peteg's blog

Amitav Ghosh: In an Antique Land

/noise/books | Link

This is a tale with two threads: a Ghosh-like doctoral student traipsing around rural Egypt and west-coast India in the 1980s, and a fictionalised reassembly of the lives of some marginalised characters from the great trading days of about a millenia ago, which appears to be the focus the student's research. Ghosh wonders how much of their lives he can reconstruct, for the figures of history are usually those who have the education, money and power to inscribe themselves on it. Of course what he in fact does is reconstruct their lives through an educated, cashed up and powerful trader who exchanged many letters with his overseas partners and family. The story of how those documents came to be preserved is quite fascinating, but is not teased out enough here. (That would make a great story, the intrigues of colonial times and the tastiest material in the Geniza. Surely someone's done that already.)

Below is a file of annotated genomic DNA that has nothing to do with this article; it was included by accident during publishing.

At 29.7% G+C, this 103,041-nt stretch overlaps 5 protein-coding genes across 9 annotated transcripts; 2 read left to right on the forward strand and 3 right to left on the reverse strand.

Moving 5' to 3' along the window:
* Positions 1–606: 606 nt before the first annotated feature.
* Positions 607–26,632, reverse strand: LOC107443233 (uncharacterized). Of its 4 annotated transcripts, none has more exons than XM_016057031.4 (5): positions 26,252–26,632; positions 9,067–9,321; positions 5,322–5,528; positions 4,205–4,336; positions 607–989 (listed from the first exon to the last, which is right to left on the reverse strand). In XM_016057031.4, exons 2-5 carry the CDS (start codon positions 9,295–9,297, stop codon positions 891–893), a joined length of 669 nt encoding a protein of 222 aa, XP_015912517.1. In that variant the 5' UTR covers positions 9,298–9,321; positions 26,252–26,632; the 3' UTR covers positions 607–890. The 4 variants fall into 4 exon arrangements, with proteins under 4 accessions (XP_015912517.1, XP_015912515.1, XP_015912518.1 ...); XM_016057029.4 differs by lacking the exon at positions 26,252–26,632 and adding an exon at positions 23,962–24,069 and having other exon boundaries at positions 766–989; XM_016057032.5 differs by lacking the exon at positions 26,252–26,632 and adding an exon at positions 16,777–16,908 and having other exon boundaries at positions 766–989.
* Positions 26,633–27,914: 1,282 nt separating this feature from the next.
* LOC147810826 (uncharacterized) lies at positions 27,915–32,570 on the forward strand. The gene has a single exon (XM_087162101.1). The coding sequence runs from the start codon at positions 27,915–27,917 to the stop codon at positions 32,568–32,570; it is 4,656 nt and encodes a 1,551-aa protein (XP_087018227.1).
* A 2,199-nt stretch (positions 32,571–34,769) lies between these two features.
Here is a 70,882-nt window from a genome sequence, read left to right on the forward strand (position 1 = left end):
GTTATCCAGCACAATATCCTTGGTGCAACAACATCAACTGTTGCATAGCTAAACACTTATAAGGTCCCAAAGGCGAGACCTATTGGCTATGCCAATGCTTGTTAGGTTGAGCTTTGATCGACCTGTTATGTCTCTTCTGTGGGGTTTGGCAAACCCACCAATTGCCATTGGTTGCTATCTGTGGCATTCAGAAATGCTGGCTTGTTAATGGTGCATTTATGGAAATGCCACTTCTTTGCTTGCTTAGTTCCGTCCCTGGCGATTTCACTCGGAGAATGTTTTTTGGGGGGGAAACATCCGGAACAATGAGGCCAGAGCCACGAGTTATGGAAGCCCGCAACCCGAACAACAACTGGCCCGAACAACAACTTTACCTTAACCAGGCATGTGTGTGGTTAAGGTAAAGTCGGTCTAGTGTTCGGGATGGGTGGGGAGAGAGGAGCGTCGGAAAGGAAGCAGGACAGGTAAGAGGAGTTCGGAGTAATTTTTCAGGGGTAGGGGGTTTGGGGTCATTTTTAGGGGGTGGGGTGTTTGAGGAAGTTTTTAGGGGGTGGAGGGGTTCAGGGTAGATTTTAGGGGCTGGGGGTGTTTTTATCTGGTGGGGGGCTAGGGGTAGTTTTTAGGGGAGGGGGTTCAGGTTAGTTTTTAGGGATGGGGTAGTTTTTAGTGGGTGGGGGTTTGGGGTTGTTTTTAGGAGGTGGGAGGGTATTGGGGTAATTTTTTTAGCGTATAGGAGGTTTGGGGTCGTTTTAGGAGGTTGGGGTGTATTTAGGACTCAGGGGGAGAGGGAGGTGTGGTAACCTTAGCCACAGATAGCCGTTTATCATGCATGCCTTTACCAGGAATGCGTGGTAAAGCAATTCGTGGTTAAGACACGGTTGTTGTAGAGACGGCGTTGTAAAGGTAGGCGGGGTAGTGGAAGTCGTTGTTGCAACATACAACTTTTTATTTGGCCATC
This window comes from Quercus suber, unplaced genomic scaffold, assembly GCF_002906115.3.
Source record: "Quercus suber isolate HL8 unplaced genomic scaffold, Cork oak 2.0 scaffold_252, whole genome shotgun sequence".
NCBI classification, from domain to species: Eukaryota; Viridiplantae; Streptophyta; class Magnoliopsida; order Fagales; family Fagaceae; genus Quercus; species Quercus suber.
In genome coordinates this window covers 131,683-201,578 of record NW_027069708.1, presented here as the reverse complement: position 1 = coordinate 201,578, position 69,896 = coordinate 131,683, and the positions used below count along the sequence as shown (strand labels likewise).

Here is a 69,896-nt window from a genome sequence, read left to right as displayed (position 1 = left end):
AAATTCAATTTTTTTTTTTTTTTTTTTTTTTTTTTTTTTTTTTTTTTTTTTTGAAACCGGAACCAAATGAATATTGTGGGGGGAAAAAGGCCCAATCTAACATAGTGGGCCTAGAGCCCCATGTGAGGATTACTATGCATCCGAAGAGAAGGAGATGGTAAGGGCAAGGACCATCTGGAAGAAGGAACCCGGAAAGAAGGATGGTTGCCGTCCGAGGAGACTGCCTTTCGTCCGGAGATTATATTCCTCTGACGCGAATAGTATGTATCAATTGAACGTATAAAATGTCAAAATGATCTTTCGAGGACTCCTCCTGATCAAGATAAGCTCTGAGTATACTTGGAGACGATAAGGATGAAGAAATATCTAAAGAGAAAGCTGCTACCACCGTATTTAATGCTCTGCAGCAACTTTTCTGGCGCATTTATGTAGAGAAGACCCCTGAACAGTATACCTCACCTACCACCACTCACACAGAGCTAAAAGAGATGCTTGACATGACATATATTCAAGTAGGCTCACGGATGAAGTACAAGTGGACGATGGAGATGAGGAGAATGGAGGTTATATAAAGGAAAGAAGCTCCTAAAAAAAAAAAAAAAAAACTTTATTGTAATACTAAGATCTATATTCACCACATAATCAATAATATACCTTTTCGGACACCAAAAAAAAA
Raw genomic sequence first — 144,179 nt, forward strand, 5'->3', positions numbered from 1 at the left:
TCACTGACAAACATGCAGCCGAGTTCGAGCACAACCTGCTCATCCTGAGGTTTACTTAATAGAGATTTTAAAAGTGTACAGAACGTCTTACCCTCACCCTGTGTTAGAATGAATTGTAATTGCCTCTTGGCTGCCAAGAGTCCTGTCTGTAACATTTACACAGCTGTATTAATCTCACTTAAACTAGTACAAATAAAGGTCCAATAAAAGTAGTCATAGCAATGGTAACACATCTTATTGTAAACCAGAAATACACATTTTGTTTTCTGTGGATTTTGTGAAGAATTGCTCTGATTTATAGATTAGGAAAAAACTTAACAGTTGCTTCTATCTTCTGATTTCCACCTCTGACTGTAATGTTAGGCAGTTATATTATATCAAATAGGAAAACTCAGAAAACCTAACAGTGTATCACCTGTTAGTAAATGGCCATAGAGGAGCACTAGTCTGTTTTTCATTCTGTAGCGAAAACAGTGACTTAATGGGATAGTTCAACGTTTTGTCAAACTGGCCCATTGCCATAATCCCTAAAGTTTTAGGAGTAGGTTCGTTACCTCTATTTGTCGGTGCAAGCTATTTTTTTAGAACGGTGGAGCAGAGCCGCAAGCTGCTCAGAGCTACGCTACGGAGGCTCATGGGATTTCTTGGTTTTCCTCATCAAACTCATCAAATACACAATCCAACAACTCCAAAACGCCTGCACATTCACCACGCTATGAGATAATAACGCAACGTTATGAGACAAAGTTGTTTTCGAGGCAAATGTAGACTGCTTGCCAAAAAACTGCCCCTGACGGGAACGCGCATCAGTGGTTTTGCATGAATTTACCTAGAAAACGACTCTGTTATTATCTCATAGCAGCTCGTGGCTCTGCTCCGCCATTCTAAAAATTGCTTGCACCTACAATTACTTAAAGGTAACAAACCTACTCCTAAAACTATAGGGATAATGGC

There's lots of old Judaic stuff in this book, too much for this non-specialist to really appreciate. There's also a lot of stuff in general that is difficult to appreciate, especially given the apparently low standards and availability of evidence in this scholarly discipline. The present-day stuff is mildly entertaining in the way of all well-told travel stories, but is not spectacularly distinguished. One grows tired of Amitab growing tired of having to be all of India in one man to a provincial community of Egyptians.

Why the interest in the slave anyway? We really only get one detailed event in his life, viz getting turpsed up in Aden.